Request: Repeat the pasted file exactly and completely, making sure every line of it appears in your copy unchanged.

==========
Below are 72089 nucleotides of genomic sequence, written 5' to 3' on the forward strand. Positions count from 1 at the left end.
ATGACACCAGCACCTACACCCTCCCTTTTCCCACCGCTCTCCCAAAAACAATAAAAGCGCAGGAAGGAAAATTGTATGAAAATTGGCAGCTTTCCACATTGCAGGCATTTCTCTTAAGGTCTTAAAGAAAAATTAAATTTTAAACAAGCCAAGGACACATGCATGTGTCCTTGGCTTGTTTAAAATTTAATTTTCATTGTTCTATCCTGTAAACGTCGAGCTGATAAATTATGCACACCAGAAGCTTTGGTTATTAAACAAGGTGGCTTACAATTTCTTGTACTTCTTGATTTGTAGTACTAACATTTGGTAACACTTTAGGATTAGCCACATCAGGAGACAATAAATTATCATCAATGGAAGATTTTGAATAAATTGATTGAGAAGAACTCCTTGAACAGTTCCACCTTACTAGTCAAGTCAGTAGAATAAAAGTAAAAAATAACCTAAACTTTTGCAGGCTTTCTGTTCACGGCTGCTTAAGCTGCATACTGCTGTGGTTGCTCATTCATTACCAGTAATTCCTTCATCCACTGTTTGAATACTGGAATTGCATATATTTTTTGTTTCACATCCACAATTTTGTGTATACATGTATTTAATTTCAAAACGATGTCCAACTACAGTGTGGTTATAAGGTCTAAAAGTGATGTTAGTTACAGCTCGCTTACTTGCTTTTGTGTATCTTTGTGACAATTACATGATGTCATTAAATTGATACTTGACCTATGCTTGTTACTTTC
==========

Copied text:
Below are 72089 nucleotides of genomic sequence, written 5' to 3' on the forward strand. Positions count from 1 at the left end.
ATGACACCAGCACCTACACCCTCCCTTTTCCCACCGCTCTCCCAAAAACAATAAAAGCGCAGGAAGGAAAATTGTATGAAAATTGGCAGCTTTCCACATTGCAGGCATTTCTCTTAAGGTCTTAAAGAAAAATTAAATTTTAAACAAGCCAAGGACACATGCATGTGTCCTTGGCTTGTTTAAAATTTAATTTTCATTGTTCTATCCTGTAAACGTCGAGCTGATAAATTATGCACACCAGAAGCTTTGGTTATTAAACAAGGTGGCTTACAATTTCTTGTACTTCTTGATTTGTAGTACTAACATTTGGTAACACTTTAGGATTAGCCACATCAGGAGACAATAAATTATCATCAATGGAAGATTTTGAATAAATTGATTGAGAAGAACTCCTTGAACAGTTCCACCTTACTAGTCAAGTCAGTAGAATAAAAGTAAAAAATAACCTAAACTTTTGCAGGCTTTCTGTTCACGGCTGCTTAAGCTGCATACTGCTGTGGTTGCTCATTCATTACCAGTAATTCCTTCATCCACTGTTTGAATACTGGAATTGCATATATTTTTTGTTTCACATCCACAATTTTGTGTATACATGTATTTAATTTCAAAACGATGTCCAACTACAGTGTGGTTATAAGGTCTAAAAGTGATGTTAGTTACAGCTCGCTTACTTGCTTTTGTGTATCTTTGTGACAATTACATGATGTCATTAAATTGATACTTGACCTATGCTTGTTACTTTC